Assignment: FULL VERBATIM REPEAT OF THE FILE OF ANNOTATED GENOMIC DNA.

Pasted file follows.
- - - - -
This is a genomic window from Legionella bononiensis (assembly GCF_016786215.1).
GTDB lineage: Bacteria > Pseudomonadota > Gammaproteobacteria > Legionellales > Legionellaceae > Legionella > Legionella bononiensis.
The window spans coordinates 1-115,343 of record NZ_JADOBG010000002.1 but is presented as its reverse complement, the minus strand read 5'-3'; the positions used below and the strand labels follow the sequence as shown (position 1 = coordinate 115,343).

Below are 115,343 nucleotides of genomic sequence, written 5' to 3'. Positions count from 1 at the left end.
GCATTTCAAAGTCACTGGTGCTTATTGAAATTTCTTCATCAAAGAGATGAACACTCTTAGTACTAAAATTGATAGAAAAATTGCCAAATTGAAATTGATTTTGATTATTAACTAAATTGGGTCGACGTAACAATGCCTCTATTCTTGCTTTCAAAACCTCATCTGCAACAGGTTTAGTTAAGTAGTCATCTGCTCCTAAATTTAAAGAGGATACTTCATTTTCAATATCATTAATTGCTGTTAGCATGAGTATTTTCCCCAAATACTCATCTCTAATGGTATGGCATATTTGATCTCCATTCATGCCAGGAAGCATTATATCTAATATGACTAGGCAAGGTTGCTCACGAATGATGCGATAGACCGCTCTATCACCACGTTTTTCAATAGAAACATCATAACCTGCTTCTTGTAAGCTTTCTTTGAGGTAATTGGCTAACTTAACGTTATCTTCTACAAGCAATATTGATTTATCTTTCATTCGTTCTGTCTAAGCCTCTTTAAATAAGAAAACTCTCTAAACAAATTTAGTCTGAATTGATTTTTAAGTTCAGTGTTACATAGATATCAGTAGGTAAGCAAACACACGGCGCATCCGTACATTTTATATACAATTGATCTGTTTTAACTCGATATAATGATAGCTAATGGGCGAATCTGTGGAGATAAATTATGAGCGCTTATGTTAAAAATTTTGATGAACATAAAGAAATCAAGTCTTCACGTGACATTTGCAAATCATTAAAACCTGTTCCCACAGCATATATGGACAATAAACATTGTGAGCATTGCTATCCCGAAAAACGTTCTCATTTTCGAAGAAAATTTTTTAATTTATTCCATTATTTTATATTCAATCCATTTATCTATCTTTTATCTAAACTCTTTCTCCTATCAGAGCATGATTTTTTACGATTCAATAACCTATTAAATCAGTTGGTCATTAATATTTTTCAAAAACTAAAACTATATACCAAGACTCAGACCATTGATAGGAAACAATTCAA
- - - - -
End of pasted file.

This is a genomic window from Legionella bononiensis (assembly GCF_016786215.1).
GTDB lineage: Bacteria > Pseudomonadota > Gammaproteobacteria > Legionellales > Legionellaceae > Legionella > Legionella bononiensis.
The window spans coordinates 1-115,343 of record NZ_JADOBG010000002.1 but is presented as its reverse complement, the minus strand read 5'-3'; the positions used below and the strand labels follow the sequence as shown (position 1 = coordinate 115,343).

Below are 115,343 nucleotides of genomic sequence, written 5' to 3'. Positions count from 1 at the left end.
GCATTTCAAAGTCACTGGTGCTTATTGAAATTTCTTCATCAAAGAGATGAACACTCTTAGTACTAAAATTGATAGAAAAATTGCCAAATTGAAATTGATTTTGATTATTAACTAAATTGGGTCGACGTAACAATGCCTCTATTCTTGCTTTCAAAACCTCATCTGCAACAGGTTTAGTTAAGTAGTCATCTGCTCCTAAATTTAAAGAGGATACTTCATTTTCAATATCATTAATTGCTGTTAGCATGAGTATTTTCCCCAAATACTCATCTCTAATGGTATGGCATATTTGATCTCCATTCATGCCAGGAAGCATTATATCTAATATGACTAGGCAAGGTTGCTCACGAATGATGCGATAGACCGCTCTATCACCACGTTTTTCAATAGAAACATCATAACCTGCTTCTTGTAAGCTTTCTTTGAGGTAATTGGCTAACTTAACGTTATCTTCTACAAGCAATATTGATTTATCTTTCATTCGTTCTGTCTAAGCCTCTTTAAATAAGAAAACTCTCTAAACAAATTTAGTCTGAATTGATTTTTAAGTTCAGTGTTACATAGATATCAGTAGGTAAGCAAACACACGGCGCATCCGTACATTTTATATACAATTGATCTGTTTTAACTCGATATAATGATAGCTAATGGGCGAATCTGTGGAGATAAATTATGAGCGCTTATGTTAAAAATTTTGATGAACATAAAGAAATCAAGTCTTCACGTGACATTTGCAAATCATTAAAACCTGTTCCCACAGCATATATGGACAATAAACATTGTGAGCATTGCTATCCCGAAAAACGTTCTCATTTTCGAAGAAAATTTTTTAATTTATTCCATTATTTTATATTCAATCCATTTATCTATCTTTTATCTAAACTCTTTCTCCTATCAGAGCATGATTTTTTACGATTCAATAACCTATTAAATCAGTTGGTCATTAATATTTTTCAAAAACTAAAACTATATACCAAGACTCAGACCATTGATAGGAAACAATTCAA